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Malaysia End-December Palm Oil Stocks Seen Hitting Over 13-Year Low As Output Falls

Production likely fell 11% to 1.33 million tonnes, its lowest since February, while exports were forecast to have risen 15% to 1.5 million tonnes after a sharp decline in November.

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Malaysia's palm oil inventories likely tumbled in December to their lowest in more than 13 years, as production of the edible oil fell for a third consecutive month while exports jumped, a Reuters survey showed.

Stockpiles in the world's second-largest producer were forecast to have declined 22% from the month before to 1.22 million tonnes, the smallest since June 2007, according to a median estimate of eight planters, traders and analysts polled by Reuters.

Production likely fell 11% to 1.33 million tonnes, its lowest since February, while exports were forecast to have risen 15% to 1.5 million tonnes after a sharp decline in November.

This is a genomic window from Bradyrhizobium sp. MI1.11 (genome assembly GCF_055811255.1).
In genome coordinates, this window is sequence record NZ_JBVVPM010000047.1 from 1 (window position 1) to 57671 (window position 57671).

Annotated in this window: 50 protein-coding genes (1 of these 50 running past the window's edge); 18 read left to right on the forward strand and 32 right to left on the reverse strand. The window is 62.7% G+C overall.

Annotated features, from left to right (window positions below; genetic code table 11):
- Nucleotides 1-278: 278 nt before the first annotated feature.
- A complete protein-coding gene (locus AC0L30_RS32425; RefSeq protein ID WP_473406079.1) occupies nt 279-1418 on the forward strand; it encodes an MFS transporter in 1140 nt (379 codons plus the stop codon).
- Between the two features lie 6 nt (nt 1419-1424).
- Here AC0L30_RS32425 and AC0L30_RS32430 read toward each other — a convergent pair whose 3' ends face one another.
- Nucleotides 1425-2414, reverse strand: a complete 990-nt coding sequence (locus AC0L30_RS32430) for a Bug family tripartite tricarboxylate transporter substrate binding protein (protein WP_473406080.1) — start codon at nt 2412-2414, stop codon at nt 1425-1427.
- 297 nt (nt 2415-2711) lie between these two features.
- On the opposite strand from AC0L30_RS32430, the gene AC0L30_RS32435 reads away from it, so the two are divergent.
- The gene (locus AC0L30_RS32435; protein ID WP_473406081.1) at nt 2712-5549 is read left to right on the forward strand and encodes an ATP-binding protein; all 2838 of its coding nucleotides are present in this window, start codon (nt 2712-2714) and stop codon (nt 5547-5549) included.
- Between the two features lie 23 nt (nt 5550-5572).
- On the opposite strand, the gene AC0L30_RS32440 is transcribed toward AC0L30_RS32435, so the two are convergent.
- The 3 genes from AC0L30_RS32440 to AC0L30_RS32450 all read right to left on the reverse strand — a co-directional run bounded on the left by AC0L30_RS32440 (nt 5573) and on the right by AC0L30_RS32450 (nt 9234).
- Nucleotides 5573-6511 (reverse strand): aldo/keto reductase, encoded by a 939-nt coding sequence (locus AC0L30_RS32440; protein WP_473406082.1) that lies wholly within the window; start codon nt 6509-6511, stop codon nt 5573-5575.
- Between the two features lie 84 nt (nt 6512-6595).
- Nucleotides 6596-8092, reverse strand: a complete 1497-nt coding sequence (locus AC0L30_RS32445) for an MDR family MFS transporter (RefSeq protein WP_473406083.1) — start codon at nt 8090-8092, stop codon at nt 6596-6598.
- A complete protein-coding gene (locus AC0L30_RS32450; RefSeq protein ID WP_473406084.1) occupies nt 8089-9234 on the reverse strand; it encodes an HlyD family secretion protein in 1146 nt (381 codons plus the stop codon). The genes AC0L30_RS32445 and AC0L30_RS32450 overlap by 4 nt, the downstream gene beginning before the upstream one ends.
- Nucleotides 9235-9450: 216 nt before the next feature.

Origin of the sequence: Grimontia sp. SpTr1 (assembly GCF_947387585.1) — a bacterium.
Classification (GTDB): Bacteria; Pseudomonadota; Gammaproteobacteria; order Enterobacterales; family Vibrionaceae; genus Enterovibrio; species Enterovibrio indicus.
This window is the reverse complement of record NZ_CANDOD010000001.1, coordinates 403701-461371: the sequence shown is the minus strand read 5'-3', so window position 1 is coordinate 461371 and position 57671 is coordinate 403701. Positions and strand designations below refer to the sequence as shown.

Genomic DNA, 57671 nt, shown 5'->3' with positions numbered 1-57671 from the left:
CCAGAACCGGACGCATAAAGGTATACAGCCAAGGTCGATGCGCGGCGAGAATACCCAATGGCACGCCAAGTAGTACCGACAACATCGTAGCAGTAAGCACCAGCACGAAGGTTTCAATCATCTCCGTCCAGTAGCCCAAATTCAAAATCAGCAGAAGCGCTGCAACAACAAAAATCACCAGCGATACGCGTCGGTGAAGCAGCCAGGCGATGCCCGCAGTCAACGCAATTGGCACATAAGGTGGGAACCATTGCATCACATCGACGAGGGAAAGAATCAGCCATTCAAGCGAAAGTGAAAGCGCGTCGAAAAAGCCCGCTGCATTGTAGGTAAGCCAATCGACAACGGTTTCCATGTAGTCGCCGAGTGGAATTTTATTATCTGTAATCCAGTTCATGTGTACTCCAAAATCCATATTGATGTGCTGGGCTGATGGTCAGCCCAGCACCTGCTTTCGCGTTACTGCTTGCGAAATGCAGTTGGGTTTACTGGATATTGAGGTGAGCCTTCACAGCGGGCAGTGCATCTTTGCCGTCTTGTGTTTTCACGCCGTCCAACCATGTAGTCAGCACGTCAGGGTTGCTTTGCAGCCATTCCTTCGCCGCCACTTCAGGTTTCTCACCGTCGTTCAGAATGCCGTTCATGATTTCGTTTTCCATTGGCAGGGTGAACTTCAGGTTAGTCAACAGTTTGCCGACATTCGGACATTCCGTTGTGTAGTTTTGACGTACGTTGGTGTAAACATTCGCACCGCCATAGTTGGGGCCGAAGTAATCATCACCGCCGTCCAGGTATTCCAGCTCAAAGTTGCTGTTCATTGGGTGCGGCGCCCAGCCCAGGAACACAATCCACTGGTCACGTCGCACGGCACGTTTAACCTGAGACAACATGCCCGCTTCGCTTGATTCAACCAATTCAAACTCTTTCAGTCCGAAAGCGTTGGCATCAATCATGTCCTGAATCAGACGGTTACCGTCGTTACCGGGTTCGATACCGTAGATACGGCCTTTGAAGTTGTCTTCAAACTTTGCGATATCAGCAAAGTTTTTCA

Malaysia's benchmark crude palm oil futures rallied 18% in 2020 to trade at an average of 2,700 ringgit ($674.33) a tonne, marking their second straight yearly gain, as supplies dried due to unfavourable weather while demand remained firm.

Harvesting and productivity in Malaysia's foreign workers-reliant palm plantations were hampered last year as the government barred the entry of migrant workers until the end of 2020 to curb the coronavirus outbreak.

"The market in January will observe the government's interaction on the labour moratorium and the likelihood of the re-hiring of Indonesian workers," said Marcello Cultrera, institutional sales manager and broker at Phillip Futures in Kuala Lumpur.

The Malaysian Palm Oil Board will release the official data for December on Jan. 11.

(Reuters)


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